The scene of devastation, taken Sept. 28, 2001, of the fallen World Trade Center, where toxic air sickened hundreds of recovery workers. (Photo by Andrea Booher, for FEMA)
Joe Dowd: A thousand dead, and still counting
I didn’t know there was a living monument near here dedicated to 9/11 first responders. I should have known; now, at least, I do.
Who could know that there are more than 1,000 names carved into granite there, a living testament to unflinching bravery and unrelenting devotion?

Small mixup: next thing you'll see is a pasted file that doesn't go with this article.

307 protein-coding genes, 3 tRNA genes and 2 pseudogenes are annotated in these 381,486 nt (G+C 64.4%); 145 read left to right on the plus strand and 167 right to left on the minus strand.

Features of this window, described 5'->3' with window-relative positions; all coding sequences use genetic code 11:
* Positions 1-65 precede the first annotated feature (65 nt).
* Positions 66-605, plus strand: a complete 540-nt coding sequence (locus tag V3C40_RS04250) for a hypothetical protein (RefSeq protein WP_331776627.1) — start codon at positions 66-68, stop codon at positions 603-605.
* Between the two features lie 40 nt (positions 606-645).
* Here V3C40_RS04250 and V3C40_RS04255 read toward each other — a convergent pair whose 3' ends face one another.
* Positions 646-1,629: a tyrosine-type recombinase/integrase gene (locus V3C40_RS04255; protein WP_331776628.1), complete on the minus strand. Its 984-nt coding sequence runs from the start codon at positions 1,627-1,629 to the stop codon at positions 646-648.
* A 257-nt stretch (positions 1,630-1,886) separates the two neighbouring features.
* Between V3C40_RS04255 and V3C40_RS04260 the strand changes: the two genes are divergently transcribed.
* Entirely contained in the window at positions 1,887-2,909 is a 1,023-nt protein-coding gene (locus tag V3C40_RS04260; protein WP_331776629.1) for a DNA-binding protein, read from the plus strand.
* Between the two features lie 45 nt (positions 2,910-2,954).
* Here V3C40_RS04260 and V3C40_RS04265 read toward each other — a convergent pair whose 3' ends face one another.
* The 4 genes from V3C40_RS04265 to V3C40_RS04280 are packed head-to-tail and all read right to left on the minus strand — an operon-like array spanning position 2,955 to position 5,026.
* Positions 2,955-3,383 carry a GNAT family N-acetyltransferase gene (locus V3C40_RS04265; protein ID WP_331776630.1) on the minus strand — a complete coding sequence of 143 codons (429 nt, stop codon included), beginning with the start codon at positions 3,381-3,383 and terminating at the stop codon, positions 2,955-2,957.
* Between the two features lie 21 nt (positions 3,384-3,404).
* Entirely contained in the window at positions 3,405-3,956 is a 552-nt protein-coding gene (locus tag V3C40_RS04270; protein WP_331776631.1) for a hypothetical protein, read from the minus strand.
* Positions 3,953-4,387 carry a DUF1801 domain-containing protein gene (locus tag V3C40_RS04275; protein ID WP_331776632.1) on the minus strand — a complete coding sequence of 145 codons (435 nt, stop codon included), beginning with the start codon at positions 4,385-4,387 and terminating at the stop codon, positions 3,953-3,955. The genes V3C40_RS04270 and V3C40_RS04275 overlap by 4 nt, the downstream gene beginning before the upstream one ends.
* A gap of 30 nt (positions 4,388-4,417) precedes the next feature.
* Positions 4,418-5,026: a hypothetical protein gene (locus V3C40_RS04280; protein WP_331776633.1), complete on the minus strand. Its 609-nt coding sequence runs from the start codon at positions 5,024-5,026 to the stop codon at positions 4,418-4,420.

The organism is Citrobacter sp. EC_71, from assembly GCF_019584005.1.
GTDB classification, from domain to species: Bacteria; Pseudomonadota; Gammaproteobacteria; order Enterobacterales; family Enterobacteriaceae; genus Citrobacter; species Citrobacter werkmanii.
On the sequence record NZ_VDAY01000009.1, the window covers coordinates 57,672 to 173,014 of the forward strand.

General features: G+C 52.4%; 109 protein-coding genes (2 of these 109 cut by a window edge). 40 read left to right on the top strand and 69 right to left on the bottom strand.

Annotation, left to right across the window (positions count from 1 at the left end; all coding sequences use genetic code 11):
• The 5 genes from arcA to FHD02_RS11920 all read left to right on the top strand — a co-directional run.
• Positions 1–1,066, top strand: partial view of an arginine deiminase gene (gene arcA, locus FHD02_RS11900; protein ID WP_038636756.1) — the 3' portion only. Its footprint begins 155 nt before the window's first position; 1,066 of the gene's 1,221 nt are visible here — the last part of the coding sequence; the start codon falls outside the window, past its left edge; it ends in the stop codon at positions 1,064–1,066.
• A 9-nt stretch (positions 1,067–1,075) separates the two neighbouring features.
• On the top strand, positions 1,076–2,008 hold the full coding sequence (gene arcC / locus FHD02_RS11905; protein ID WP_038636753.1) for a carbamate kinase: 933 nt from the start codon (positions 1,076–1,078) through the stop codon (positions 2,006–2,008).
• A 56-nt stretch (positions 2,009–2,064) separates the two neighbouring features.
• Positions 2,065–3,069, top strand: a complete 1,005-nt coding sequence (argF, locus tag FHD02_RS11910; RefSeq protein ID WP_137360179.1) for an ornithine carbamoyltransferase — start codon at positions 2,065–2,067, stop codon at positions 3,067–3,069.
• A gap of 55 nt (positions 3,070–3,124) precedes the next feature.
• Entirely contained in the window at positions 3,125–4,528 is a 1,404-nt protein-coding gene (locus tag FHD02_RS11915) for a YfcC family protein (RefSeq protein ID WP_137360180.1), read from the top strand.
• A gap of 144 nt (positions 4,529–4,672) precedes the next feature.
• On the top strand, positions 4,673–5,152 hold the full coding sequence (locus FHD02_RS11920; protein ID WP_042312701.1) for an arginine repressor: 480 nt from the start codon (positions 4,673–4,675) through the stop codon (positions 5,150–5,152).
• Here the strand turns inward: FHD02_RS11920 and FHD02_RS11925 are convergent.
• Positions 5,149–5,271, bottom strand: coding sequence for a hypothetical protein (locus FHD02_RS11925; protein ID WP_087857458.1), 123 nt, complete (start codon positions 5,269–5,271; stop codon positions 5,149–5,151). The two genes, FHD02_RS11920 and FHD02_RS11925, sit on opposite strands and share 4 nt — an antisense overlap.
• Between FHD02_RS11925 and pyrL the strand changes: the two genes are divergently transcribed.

And the names enshrined there are in no way a complete list of the dead. Not by a long shot.
Who knew that America’s darkest day would linger in the toxic air, a miasma of disease attacking people years after the vile, sneak attacks on the World Trade Center and the Pentagon.
Who knew that for first responders, searching for victims meant risking their own lives? Even if they did know, they would have searched that poisoned war zone anyway, combed every inch until everyone, the living and the dead, could come home.
The government should have known; it claimed the air was safe. But our government wanted the world to know that America was open for business. And because of that, people died.